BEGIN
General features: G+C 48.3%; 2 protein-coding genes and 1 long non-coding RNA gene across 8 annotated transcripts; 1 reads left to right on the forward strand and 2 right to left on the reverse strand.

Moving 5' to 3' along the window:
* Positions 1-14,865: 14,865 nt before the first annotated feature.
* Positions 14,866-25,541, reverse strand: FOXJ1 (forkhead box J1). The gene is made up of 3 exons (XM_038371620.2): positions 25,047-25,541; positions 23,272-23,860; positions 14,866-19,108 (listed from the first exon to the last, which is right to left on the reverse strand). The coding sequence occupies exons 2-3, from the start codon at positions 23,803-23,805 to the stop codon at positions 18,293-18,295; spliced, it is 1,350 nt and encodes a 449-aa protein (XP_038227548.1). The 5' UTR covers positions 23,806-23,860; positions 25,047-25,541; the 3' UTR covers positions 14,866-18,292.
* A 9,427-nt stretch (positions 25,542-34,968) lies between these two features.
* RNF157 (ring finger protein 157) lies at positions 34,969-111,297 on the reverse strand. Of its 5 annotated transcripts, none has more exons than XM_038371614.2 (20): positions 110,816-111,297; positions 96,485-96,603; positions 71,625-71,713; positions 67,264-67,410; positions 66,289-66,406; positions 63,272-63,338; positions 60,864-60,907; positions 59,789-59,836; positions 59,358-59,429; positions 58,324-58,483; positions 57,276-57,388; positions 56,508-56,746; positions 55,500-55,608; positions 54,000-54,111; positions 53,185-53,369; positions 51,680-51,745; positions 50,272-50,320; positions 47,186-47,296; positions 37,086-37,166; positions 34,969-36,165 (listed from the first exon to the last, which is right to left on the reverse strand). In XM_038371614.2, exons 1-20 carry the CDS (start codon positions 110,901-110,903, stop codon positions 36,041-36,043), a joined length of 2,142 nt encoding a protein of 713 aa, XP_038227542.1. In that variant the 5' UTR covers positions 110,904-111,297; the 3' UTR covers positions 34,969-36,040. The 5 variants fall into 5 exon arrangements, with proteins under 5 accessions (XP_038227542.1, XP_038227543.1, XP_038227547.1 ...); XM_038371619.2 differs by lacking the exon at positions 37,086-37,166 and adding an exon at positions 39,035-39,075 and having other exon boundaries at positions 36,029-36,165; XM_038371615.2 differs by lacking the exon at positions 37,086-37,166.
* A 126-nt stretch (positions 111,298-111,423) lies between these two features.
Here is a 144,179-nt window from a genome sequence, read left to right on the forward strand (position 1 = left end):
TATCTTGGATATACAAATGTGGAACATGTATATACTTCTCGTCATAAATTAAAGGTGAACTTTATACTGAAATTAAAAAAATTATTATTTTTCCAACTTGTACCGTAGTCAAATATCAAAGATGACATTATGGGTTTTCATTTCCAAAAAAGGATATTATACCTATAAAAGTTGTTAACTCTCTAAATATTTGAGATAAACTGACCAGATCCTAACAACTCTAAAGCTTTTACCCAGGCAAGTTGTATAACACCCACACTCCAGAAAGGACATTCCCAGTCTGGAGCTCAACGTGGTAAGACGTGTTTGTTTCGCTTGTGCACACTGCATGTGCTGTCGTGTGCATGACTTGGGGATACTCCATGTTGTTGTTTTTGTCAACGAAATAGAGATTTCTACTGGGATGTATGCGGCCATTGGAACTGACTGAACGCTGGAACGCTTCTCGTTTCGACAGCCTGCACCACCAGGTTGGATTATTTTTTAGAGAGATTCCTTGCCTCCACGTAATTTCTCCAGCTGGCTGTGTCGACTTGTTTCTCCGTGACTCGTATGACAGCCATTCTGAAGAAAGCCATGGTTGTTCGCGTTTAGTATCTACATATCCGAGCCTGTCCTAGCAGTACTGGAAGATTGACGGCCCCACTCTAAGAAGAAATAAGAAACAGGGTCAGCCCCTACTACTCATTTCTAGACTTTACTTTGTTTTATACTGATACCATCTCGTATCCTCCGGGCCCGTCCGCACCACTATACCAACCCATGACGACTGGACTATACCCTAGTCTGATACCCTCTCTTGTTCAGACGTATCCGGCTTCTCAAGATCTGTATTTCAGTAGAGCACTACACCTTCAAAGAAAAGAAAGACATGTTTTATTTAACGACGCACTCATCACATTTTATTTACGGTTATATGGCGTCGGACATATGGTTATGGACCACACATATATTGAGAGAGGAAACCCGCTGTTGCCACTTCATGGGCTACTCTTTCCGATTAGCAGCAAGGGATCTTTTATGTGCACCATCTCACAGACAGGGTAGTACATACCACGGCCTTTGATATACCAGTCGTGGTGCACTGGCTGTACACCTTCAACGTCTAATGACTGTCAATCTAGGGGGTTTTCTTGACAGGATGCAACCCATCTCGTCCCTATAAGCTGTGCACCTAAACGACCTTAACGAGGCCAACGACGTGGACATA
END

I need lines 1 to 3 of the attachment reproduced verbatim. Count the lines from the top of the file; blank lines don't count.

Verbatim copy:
General features: G+C 48.3%; 2 protein-coding genes and 1 long non-coding RNA gene across 8 annotated transcripts; 1 reads left to right on the forward strand and 2 right to left on the reverse strand.

Moving 5' to 3' along the window:
* Positions 1-14,865: 14,865 nt before the first annotated feature.